It is recommended that we should eat a range of different coloured fruit and vegetables each day as each colour relates to a different set of vitamins and minerals called phytonutrients. Eating this variety gives our bodies all the vitamins and minerals it needs to function well. Fruit and vegetables also contain valuable antioxidants which can help to protect the body from damage.
What is a ‘balanced diet’?
A balanced diet is one that is made up of a mixture of carbohydrates, proteins and fats. It is important for everyone to eat a variety of foods from all three food groups.
- Carbohydrates release energy into the body and feed the brain.
- Proteins build and support your muscles, hormones, enzymes, red blood cells and immune system.
- Fats help you to absorb certain nutrients, warm the body, promote healthy cell function and can also be used for energy.
You may have heard of diets such as low fat diets, low carbohydrate diets, or GI diets. Some foods are better for you than others but getting the right balance of the different types of carbohydrates, proteins and fats is also important.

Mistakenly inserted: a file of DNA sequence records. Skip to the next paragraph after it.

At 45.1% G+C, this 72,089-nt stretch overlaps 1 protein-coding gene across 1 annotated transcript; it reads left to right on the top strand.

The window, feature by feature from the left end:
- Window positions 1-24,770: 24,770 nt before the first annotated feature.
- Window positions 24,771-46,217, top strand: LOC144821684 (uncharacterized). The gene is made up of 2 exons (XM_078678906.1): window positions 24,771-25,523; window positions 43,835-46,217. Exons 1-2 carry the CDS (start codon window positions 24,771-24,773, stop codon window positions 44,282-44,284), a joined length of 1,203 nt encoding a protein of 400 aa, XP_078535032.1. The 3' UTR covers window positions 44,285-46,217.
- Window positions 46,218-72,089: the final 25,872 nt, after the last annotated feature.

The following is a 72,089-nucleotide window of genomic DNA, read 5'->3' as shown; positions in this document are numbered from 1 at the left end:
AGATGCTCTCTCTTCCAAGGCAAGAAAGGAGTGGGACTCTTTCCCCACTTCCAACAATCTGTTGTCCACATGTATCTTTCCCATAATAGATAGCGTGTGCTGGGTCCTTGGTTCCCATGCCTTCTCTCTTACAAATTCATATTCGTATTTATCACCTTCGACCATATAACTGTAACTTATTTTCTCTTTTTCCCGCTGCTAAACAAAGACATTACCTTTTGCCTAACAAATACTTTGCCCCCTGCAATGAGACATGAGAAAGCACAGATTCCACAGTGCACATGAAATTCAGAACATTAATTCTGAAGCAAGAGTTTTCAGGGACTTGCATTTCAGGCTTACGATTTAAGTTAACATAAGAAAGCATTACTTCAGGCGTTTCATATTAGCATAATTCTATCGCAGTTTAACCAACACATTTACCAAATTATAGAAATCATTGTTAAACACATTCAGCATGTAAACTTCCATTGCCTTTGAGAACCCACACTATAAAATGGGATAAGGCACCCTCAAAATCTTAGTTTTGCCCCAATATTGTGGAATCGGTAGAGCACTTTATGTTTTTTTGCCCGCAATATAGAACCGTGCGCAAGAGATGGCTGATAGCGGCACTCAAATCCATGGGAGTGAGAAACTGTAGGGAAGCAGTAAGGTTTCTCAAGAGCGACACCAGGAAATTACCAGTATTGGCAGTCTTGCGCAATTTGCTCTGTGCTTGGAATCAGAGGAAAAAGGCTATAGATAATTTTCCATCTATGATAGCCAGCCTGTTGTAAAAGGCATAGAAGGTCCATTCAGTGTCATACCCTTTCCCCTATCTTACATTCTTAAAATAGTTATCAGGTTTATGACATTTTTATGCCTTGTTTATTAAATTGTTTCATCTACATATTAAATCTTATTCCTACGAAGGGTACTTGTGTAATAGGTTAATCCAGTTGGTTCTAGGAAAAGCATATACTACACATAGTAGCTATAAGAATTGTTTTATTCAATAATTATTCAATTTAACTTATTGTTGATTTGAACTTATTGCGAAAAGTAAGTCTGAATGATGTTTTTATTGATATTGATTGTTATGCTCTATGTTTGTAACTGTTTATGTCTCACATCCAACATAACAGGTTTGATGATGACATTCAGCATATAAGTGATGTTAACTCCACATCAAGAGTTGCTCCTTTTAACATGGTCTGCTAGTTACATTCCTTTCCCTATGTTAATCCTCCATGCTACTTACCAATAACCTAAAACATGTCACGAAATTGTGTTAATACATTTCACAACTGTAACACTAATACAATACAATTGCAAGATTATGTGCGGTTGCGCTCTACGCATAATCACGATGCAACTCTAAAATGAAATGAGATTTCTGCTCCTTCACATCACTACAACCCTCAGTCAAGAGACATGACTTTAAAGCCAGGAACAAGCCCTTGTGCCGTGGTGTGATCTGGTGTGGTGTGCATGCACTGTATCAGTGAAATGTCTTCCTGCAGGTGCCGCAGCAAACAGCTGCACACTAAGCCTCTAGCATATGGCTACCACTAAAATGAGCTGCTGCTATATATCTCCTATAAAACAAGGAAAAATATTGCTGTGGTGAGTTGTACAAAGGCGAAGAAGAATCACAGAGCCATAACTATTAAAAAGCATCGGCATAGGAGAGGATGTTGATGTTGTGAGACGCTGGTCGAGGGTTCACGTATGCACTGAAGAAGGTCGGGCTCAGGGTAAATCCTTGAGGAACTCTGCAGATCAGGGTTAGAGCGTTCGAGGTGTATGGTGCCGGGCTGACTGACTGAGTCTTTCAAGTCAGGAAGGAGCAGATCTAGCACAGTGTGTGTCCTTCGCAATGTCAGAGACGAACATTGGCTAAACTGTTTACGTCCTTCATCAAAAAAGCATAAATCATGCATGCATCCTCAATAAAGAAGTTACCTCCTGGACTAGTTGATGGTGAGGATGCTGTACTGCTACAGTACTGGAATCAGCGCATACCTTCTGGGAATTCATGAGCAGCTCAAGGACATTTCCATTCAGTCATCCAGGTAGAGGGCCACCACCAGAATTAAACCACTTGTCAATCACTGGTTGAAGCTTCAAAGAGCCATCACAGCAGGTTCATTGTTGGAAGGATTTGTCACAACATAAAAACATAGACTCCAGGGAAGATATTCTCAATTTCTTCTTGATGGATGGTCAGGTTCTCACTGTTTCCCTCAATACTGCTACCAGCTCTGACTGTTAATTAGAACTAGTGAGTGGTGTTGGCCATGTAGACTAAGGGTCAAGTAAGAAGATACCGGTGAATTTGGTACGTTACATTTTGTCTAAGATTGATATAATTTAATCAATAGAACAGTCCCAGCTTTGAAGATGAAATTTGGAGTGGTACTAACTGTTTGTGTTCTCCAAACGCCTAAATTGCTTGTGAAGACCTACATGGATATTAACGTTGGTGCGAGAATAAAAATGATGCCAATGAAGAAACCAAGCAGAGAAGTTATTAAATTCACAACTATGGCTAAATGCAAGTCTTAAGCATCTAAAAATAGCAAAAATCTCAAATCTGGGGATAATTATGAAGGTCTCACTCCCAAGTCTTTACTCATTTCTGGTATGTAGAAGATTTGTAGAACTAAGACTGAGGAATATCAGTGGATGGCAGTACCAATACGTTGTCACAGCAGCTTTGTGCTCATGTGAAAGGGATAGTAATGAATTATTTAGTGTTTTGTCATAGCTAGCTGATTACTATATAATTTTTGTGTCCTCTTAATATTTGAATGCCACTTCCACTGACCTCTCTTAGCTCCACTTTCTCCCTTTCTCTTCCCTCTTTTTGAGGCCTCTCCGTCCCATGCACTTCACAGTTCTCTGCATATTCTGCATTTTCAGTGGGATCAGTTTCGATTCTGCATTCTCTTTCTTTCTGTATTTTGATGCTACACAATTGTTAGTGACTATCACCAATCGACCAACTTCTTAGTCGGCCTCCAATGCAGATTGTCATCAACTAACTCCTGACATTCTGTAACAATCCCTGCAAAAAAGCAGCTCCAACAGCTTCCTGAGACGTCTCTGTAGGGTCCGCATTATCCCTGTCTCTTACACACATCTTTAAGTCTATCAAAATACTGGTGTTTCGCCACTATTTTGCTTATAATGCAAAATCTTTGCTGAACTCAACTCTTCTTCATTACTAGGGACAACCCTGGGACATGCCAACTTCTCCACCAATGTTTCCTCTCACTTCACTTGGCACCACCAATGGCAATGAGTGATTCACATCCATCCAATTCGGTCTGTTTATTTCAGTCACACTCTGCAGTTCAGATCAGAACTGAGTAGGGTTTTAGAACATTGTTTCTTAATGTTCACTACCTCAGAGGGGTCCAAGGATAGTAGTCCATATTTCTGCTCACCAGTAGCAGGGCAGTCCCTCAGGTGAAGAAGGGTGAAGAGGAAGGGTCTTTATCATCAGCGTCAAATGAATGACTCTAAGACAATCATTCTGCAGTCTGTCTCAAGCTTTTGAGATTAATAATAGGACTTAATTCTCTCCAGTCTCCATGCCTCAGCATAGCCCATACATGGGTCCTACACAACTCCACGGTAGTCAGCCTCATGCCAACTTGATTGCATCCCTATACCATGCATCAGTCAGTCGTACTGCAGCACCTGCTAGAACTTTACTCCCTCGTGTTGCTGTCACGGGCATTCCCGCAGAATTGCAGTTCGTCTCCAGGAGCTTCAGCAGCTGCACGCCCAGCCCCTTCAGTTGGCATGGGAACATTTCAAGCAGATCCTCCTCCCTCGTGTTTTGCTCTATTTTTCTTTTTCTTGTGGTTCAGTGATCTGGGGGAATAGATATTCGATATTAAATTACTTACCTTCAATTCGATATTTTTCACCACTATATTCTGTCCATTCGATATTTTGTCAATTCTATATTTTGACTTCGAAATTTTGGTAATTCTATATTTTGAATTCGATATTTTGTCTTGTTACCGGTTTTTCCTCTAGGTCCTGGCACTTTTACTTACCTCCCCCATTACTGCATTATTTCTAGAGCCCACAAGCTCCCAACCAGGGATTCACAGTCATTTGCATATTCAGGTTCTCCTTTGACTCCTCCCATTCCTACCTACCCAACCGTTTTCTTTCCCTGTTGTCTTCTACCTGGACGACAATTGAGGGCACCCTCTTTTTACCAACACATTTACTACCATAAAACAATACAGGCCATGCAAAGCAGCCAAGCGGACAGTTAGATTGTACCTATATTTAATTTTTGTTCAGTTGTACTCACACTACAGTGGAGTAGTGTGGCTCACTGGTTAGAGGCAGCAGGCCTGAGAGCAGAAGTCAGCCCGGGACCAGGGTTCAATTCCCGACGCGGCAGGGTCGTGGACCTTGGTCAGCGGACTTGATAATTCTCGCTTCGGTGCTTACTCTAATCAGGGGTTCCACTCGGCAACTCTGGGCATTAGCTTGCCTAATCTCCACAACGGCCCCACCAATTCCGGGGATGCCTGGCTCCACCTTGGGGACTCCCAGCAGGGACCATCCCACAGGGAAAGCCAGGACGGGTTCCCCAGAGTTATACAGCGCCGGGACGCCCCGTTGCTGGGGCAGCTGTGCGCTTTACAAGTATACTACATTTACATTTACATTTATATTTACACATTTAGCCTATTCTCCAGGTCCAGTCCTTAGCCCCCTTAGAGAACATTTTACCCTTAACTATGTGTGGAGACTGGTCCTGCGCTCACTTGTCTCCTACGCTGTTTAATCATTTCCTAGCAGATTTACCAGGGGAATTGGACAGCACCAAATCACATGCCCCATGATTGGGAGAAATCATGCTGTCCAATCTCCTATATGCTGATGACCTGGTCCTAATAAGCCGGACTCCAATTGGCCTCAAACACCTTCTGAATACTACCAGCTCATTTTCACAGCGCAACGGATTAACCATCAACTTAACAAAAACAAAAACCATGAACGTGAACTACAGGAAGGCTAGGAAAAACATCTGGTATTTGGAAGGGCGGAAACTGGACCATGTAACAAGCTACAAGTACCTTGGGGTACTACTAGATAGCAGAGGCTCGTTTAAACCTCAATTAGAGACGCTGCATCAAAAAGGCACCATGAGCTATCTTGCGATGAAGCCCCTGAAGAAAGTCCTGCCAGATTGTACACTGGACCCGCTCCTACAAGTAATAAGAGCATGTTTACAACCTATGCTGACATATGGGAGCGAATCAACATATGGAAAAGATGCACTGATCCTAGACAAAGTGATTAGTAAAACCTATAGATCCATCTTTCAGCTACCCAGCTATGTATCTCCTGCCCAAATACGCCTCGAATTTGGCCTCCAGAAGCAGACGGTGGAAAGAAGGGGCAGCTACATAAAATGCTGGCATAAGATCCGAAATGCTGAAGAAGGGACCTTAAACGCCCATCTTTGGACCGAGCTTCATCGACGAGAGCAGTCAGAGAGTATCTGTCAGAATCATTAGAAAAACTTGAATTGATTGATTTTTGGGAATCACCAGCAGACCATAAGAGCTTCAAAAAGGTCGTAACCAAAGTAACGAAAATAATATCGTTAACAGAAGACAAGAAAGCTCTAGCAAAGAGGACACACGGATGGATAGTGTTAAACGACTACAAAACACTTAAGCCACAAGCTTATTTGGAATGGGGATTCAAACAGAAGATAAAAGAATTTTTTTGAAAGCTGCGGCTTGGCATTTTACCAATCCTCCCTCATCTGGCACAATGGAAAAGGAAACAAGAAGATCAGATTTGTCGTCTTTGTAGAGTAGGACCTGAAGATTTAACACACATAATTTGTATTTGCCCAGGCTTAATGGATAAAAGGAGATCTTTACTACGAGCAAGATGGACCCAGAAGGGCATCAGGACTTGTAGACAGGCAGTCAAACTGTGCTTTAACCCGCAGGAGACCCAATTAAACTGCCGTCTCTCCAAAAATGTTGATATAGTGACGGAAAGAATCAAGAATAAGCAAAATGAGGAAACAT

Some people eat too much of the wrong types of fat and become overweight. However, some fatty acids are essential nutrients, meaning that they can’t be produced in the body from other nutrients and so need to be eaten in our diet in order for our bodies to function well. All other fats required by the body can be produced in the human body without being eaten.
Which fats are better for our bodies than others?
There are four types of fats that we should know about.
1. Monounsaturated fats – omega-9 fats
Omega-9 fat is the main fatty acid found in olive oil. It is also found in avocados, almonds and macadamia nuts.
Research suggests that eating omega-9 fats can lower cholesterol, reduce hardening of the arteries, improve immune function and provide protection against certain types of cancer.
2. Polyunsaturated fats
There are two main types: omega-3 and omega-6. Some foods contain both omega-3 and omega-6 fats.